According to Schreifels, the water use of coal-fired power plants boils down to three main factors: availability, quality and future technological development. Currently in the United States, a little under half of all water withdrawals and 15 percent of total water consumption are attributed to thermal electric generation. In other words, significant amounts of water need to be available at all times in order to run the country's thermal power plants. Newer technologies, the so called "closed loop cooling systems," eliminate the need for such large withdrawals, and most power plants in China use this closed loop system.
Yet, water quality, not just supply, remains a big challenge for Chinese coal-fired power plants; boilers have to use ultra-pure water, which takes a lot of additional energy to clean.
In addition, while they are more efficient in producing energy, advanced coal-fired plants still have significant water demands. Because supercritical and ultra-supercritical facilities require a higher fuel quality, the coal that they use has to be additionally washed.
Moreover, sulfur dioxide and nitrogen dioxide pollution controls equipment in advanced power plants require enormous amounts of water. In other words, as Chinese policymakers ramp up air-pollution controls to meet requirements in the newest Five-Year Plan (2011-2015), they also ramp up the water demand of parts of the coal sector.
Similarly, as China and the world begin to look at carbon capture and storage technology, serious thought should be given to water supplies, as it can take 40 to 90 percent more water to operate a carbon capture and storage plant.
Where There is Crisis There is Opportunity
There is no silver bullet to solve China's resource competition, according to Jeff Erikson of SustainAbility. The solutions will require a mixture of policy changes, technological advances, and a shift in consumption patterns. The response to China's water-energy collision presents both a risk and an opportunity for businesses and their supply chains. Markets in China and globally for grain, natural gas, oil, coal, steel, shipping, and investment capital will be substantially influenced by this unfolding competition.
While businesses have long focused on the water and energy footprint of their own operations, Jeff Erikson noted that companies need to start seeing the water-energy choke point as a business risk. In other words, they need to develop strategies not simply to reduce their water and energy footprint to meet government and stakeholder demands, but also to learn to adapt to the growing risks from water availability.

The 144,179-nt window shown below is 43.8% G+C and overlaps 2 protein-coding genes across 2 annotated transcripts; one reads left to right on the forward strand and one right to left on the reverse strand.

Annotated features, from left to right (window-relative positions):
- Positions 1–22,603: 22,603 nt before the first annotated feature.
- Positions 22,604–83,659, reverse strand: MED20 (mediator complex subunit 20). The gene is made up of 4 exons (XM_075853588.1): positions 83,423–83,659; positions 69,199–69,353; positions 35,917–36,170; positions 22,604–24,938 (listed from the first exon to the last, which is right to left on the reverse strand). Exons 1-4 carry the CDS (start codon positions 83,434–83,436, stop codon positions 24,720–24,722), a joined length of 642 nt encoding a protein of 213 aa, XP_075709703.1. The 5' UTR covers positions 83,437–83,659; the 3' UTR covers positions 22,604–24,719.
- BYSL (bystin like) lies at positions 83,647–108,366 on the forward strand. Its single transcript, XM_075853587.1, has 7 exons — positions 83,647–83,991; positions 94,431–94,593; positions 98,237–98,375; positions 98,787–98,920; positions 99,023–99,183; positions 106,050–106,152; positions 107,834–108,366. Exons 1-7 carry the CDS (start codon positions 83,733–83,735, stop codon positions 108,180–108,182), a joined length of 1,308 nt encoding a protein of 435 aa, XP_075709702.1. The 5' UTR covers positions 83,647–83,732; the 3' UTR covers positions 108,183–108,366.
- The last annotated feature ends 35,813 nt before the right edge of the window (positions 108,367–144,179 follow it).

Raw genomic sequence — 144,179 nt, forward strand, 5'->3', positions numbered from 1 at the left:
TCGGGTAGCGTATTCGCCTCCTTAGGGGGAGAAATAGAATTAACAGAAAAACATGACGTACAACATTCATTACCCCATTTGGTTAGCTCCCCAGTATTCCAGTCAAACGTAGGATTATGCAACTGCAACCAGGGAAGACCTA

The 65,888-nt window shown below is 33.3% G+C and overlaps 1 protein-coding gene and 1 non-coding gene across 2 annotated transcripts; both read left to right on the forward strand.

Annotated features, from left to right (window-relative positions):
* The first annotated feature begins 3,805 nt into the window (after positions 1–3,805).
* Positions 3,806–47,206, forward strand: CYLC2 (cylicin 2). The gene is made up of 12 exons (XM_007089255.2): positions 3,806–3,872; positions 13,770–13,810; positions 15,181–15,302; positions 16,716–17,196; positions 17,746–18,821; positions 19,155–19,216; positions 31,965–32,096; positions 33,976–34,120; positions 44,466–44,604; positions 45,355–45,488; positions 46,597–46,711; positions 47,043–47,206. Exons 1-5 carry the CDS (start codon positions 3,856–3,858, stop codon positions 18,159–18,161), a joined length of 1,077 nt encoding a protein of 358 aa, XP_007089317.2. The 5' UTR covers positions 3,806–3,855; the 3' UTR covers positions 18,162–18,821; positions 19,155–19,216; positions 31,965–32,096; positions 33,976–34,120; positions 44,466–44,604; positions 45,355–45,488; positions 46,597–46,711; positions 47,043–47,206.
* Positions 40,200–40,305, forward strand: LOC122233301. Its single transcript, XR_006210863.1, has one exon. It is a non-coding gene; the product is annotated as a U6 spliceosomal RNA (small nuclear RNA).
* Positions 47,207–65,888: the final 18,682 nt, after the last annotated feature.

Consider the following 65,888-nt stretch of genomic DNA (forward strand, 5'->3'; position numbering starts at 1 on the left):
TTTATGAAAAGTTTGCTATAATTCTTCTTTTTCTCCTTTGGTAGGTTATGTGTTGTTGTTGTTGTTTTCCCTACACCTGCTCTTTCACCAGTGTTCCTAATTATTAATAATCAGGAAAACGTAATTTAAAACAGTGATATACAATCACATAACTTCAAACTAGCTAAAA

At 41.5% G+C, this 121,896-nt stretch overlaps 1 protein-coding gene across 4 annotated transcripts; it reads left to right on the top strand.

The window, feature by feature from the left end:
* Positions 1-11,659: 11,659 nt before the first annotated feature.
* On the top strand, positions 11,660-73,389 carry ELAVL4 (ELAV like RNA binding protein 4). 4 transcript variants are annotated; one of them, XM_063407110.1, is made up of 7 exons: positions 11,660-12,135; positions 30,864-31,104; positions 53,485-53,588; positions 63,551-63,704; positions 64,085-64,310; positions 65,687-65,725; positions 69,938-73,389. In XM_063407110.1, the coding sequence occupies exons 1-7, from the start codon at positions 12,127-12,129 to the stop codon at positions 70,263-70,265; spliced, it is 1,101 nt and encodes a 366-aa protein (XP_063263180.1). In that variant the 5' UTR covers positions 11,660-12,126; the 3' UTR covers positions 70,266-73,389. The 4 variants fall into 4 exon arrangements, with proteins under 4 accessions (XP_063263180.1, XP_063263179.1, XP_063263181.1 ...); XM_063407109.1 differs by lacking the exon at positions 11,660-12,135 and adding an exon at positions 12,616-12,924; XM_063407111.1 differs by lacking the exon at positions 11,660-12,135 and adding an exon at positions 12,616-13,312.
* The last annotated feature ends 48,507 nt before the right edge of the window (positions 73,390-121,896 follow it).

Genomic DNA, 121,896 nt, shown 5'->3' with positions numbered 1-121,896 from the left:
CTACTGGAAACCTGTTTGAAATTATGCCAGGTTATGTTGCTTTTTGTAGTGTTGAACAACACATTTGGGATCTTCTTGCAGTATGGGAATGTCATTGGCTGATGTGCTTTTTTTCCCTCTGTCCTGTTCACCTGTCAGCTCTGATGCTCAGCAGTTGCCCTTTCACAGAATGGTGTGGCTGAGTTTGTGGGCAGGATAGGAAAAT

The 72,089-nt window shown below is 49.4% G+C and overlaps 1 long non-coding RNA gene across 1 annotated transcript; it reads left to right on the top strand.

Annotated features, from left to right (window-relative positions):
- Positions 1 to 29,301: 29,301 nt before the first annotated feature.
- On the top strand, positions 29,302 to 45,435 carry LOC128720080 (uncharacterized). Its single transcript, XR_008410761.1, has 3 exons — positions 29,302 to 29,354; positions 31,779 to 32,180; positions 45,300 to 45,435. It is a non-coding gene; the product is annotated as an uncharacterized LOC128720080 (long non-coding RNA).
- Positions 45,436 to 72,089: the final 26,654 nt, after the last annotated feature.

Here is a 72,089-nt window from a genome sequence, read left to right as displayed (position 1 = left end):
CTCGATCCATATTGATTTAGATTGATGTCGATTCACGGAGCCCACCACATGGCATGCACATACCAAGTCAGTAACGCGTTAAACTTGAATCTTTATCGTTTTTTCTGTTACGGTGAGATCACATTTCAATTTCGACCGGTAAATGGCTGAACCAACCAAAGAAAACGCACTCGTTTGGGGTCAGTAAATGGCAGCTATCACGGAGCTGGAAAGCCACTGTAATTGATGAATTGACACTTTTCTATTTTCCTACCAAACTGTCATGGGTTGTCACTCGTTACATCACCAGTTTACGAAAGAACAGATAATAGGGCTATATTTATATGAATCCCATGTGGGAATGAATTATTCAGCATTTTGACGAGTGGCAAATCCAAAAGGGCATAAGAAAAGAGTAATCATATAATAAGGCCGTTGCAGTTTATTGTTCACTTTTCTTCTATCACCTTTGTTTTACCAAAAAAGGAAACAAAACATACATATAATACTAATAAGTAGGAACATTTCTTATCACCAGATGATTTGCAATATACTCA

Water scarcity is also prompting companies to develop products that will reduce the water and energy footprint of their customers. By working on solutions to the water-energy confrontation, businesses can gain competitive advantage in what will potentially be turbulent sectors. And the choices both governments and business leaders make to resolve this tightening choke point will be among the clearest indicators of how effectively and quickly we can adapt to a water-, energy- and climate-challenged world.
Efficiency is Key
There is also potential for exponential benefits when dealing with the water-energy nexus, Schreifels concluded. For example, in the United States, California uses 25 percent of its electricity to move and treat water. Water saving efforts thus will reduce energy consumption and create a positive feedback loop.
Drafted by Peter Marsters
Jennifer Turner, Director, China Environment Forum
China Environment Forum
Since 1997, the China Environment Forum's mission has been to forge U.S.-China cooperation on energy, environment, and sustainable development challenges. We play a unique nonpartisan role in creating multi-stakeholder dialogues around these issues. Read more
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The Environmental Change and Security Program (ECSP) explores the connections between environmental change, health, and population dynamics and their links to conflict, human insecurity, and foreign policy. Read more